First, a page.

Bach: If Your Majesty would condescend to give me a subject for a Fugue, it would be my deepest pleasure to execute it - without any preparation - in Your Majesty's Most August Presence.

King: I was hoping you would say that, Johann Sebastian. I just happened to think of a chromatic theme a few days ago, but I don't quite know what to do with it. This will be an excellent test of your reputation.

     Everyone seemed not only to have learned something, but also to have had a good time. I am usually having a good time, too, and sometimes I am afraid that such lecturing may be viewed by some as an ego trip, but it certainly is not. I might appear as a good musician to some physicists, and as a good physicist to some musicians, and I am not so foolish as to revel in that. I rather feel as a humble piece of something great, and secular preaching is the description which probably fits this part of my activities best. That 'something great' is not Douglas Hofstadter - not even Godel, Einstein or Bach. Not belonging to any organized religion, I don't have an easy answer for what it might be, but I keep working on it.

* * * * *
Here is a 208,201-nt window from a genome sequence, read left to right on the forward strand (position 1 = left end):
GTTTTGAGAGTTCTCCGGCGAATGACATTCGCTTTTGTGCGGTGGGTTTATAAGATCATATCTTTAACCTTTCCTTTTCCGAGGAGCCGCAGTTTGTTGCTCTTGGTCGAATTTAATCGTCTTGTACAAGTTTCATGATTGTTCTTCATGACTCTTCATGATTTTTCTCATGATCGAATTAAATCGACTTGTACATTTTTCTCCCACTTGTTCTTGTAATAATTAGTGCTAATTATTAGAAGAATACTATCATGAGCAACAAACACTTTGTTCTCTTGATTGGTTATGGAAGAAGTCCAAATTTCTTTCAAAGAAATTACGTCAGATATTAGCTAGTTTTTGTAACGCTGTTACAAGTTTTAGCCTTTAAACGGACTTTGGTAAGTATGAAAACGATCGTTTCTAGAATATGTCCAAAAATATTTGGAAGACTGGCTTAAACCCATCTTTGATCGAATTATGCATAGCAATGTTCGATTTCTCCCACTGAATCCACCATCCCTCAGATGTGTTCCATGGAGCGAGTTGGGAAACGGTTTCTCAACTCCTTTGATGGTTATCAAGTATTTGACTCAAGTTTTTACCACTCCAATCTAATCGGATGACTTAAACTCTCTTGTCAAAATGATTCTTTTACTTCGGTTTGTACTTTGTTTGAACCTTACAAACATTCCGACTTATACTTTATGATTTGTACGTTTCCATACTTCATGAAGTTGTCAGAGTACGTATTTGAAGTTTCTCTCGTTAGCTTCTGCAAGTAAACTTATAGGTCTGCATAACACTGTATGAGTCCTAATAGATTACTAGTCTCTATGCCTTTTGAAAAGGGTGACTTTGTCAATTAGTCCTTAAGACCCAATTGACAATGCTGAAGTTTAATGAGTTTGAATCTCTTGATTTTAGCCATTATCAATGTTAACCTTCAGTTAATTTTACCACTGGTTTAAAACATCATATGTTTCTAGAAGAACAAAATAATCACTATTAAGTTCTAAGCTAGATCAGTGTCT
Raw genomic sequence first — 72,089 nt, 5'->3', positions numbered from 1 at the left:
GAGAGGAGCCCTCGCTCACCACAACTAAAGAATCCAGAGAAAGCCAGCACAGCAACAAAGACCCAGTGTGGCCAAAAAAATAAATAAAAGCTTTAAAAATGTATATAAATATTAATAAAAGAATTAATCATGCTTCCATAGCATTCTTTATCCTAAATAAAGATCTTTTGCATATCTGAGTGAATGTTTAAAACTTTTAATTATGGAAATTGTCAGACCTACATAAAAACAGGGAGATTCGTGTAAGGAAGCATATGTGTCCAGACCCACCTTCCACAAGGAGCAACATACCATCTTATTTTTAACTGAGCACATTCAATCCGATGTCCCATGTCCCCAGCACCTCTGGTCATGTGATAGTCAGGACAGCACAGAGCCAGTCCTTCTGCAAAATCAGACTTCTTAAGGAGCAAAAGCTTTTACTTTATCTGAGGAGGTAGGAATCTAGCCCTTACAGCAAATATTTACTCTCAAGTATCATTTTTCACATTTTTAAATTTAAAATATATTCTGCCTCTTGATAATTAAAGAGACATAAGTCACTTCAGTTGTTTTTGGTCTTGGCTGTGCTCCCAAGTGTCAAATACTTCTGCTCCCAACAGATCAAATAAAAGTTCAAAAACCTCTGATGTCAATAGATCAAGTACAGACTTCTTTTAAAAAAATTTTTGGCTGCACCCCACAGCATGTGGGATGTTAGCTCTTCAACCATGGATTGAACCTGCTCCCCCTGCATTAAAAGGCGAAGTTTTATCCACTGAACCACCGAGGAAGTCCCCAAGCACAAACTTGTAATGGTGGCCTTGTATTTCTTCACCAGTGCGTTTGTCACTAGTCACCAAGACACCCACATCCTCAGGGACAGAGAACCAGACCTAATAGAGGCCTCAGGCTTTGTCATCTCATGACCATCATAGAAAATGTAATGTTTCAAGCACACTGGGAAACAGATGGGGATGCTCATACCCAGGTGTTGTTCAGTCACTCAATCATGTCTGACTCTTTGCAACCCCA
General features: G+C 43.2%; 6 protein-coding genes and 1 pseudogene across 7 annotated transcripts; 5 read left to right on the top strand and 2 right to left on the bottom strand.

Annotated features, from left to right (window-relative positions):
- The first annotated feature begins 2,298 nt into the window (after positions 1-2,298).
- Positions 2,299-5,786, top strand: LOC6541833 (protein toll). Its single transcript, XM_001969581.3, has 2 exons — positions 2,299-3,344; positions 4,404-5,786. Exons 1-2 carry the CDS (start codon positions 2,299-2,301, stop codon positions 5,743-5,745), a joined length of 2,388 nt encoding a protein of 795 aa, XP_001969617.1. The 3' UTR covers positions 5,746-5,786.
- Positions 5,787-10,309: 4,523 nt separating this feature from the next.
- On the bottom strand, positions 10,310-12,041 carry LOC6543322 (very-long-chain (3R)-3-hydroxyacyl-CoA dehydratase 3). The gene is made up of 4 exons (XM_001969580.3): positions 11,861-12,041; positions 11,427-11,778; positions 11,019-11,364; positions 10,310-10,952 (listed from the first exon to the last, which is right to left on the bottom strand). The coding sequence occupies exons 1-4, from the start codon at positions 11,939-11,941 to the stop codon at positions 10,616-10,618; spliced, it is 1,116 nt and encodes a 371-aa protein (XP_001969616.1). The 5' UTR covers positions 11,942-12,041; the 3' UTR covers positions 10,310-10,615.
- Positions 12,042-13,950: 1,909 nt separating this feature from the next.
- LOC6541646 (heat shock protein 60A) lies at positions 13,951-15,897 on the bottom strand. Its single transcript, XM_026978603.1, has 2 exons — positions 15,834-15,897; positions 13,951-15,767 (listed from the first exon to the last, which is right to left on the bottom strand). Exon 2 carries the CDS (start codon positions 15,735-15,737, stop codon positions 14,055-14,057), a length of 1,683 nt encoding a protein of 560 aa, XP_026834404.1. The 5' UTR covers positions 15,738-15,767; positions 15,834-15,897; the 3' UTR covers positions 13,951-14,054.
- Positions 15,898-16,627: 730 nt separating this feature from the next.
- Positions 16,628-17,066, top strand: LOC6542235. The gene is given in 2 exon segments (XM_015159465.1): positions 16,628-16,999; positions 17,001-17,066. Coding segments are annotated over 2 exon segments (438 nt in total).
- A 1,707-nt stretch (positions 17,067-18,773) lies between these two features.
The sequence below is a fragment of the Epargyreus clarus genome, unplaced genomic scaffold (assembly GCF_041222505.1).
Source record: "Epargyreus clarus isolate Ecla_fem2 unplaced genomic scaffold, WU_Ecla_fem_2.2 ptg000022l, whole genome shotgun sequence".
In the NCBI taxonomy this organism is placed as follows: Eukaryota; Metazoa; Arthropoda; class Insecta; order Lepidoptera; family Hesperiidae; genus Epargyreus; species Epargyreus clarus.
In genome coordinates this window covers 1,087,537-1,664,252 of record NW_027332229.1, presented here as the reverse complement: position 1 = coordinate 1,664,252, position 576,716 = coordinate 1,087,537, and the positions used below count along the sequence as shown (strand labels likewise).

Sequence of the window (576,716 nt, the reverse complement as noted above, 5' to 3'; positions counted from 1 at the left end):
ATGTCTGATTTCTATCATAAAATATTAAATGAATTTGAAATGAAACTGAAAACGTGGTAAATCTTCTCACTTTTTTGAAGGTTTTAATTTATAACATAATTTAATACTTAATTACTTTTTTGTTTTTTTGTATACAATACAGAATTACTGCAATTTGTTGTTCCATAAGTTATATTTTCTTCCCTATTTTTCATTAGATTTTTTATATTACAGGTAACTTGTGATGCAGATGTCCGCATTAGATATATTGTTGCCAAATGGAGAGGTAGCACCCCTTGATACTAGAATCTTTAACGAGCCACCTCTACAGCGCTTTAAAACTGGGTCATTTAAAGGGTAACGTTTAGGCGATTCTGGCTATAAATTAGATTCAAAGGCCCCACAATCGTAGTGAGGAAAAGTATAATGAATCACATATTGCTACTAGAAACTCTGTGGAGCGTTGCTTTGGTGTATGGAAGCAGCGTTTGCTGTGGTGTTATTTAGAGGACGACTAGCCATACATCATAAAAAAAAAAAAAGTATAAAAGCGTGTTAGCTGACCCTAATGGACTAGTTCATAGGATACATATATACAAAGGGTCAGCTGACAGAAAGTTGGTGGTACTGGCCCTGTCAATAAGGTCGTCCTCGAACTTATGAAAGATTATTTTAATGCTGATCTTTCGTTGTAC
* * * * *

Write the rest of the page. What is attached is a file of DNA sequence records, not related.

Coming back from Meta-Physics to physics I turn to J.A.Wheeler (yes, I do mean from metaphysics to physics), and his sweeping re-evaluation of our discipline:

Recent decades have taught us that physics is a magic window. It shows us the illusion that lies behind reality - and the reality that lies behind illusion. Its scope is immensely greater than we once realized. We are no longer satisfied with insights only into particles, or fields of force, or geometry, or even space and time. Today we demand of physics some understanding of existence itself.